Max: He wants to give it away. He, obviously, has to be smart about how much he gives away, but it’s about freedom. He needs to create some sort of market for his work and he won’t give away the paintings. But, you know, he has a beautiful freedom about him. I think Kenny was really disappointed and saddened by that experience. Not all the artists who made murals on Houston and Bowery had been bombed. But he is this kind of mercurial character where people have averse reactions to his work because it’s so loud and colorful. They’re like, “Oh, that’s not like real or raw,” or whatever their criticism is. It’s not hard enough, like I don’t know where they’re coming from. But I do know that he has this kind of reaction. People react as if they feel something about it, either they are strongly attracted to it or strongly detracted. In my mind, also, it’s the mark of an interesting artist. To me, I want to surround myself with work that is provocative. I think that’s the cornerstone of his work.

Malia: I mean, honestly, it was harder to find people to talk critically about his work. We had a really hard time. Maybe because I was involved, or if they don’t like something, they don’t feel comfortable saying it. In terms of getting people to speak about his work, that wasn’t difficult. I think of the longevity of his career and his evolution. I like his art. Really, I do! It’s interesting, that the work is somehow alive after I saw it multiple times. One day, I was looking at it and said, “Whoa, I really love this.”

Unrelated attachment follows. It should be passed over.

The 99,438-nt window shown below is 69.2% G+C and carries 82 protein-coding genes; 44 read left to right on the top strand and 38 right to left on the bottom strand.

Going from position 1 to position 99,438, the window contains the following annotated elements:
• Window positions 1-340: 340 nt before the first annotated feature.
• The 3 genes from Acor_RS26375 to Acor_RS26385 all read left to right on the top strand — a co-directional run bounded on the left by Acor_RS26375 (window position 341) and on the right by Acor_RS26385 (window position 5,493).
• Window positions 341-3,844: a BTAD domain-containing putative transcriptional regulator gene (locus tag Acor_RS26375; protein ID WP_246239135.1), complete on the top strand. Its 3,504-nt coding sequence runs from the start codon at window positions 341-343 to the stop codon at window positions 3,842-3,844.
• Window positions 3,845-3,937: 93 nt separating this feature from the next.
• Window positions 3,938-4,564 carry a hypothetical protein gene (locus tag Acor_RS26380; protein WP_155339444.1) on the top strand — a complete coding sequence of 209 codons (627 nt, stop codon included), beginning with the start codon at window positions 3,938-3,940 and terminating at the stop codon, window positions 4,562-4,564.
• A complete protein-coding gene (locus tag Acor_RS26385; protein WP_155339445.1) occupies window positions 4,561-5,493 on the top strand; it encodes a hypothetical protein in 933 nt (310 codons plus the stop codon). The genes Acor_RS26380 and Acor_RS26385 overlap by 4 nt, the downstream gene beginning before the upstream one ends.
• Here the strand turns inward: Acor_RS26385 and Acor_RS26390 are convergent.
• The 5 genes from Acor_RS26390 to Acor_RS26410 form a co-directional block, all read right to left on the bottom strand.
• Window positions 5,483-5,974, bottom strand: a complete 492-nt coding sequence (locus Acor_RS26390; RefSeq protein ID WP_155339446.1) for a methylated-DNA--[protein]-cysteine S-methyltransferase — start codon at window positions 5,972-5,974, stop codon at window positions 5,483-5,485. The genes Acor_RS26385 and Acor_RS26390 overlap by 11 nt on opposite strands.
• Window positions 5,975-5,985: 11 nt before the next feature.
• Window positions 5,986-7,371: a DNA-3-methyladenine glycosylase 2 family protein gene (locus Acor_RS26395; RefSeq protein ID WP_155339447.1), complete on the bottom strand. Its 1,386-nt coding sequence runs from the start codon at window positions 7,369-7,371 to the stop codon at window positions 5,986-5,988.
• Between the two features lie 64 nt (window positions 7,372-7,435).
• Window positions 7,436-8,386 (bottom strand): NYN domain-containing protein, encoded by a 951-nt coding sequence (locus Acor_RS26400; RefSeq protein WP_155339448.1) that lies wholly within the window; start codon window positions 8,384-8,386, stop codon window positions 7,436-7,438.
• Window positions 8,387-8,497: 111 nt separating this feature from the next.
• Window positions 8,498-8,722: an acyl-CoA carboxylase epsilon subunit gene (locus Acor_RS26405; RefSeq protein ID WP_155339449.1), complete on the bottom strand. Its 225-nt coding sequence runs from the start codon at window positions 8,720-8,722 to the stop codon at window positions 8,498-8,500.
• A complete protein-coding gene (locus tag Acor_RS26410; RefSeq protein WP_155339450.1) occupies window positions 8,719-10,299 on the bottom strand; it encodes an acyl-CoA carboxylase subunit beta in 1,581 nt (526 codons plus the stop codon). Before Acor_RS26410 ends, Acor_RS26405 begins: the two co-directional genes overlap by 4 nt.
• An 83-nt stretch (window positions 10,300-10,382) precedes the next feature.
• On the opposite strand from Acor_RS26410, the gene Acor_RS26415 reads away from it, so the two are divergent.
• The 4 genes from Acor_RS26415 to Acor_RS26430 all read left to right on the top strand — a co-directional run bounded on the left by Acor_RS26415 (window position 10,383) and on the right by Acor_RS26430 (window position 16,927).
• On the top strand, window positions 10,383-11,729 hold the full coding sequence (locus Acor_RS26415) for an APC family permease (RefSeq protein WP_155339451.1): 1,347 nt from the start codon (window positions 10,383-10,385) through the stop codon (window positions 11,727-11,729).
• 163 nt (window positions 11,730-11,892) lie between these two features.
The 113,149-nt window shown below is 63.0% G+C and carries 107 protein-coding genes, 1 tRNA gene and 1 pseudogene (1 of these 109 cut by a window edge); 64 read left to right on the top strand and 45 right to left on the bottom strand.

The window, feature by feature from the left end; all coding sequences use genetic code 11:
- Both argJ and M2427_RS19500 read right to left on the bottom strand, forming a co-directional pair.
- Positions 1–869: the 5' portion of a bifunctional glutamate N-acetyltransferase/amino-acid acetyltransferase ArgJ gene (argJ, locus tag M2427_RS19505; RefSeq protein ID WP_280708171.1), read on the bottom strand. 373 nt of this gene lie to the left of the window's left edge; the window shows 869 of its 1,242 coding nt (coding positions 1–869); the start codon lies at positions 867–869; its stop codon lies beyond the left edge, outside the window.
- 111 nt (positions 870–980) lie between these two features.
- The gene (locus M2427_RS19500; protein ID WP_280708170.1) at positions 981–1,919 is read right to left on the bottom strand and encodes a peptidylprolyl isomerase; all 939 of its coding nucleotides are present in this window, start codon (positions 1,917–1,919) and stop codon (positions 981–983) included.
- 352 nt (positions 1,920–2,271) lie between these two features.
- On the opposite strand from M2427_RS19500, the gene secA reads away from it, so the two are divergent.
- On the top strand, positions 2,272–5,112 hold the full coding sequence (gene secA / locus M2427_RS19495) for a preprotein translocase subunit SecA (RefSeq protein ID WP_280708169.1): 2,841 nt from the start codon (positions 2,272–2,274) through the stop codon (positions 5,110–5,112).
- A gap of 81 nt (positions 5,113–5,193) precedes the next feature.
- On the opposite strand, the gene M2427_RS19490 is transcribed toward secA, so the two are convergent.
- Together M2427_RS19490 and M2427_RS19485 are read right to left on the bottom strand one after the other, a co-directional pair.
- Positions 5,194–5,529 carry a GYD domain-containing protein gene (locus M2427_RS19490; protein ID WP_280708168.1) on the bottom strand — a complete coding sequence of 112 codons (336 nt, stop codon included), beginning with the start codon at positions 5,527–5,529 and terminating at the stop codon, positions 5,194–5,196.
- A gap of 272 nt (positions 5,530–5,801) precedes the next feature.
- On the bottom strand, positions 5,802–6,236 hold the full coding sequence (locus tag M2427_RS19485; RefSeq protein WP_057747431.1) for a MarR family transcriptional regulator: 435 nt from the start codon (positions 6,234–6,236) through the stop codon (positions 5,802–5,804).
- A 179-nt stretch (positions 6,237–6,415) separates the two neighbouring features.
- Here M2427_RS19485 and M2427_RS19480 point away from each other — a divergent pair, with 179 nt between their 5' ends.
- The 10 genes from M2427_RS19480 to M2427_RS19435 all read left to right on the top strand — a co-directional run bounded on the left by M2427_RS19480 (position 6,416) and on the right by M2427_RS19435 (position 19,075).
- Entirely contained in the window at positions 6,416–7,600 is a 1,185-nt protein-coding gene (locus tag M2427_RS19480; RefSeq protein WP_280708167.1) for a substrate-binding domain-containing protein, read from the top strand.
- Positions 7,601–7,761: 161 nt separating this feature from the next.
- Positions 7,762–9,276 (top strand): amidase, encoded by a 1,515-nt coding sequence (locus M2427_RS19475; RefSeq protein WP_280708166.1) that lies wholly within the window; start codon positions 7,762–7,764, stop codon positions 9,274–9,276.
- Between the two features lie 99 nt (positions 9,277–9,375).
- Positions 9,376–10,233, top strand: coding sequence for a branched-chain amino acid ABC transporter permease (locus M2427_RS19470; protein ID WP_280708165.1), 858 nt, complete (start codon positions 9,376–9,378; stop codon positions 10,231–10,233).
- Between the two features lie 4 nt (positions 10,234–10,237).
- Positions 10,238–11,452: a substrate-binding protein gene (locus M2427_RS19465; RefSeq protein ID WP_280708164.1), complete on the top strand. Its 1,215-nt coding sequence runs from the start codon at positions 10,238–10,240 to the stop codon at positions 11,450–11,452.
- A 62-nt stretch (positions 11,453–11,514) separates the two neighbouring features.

Max: There’s a moment in the film where we interview Linda Yablonsky. Linda makes a comment about when you get work that’s very illustrative and less minimalist, it’s challenging to an art critic. When you’re looking at conceptual art, you are looking at some minimalist artwork that creates this window of opportunity for people to write about what that work can be about. In Kenny’s case, the essence of his work is maximalist and heavily illustrative. It can be a challenge within certain critical circles where people feel like they don’t have as much room to write about what’s happening, because he’s giving you a lot of it on the canvas. I think if you study his work and his career, you’ll see that there’s a tremendous amount of information inside these paintings that can be written about. All of the people that we spoke to in the film; there was no shortage of words for his work.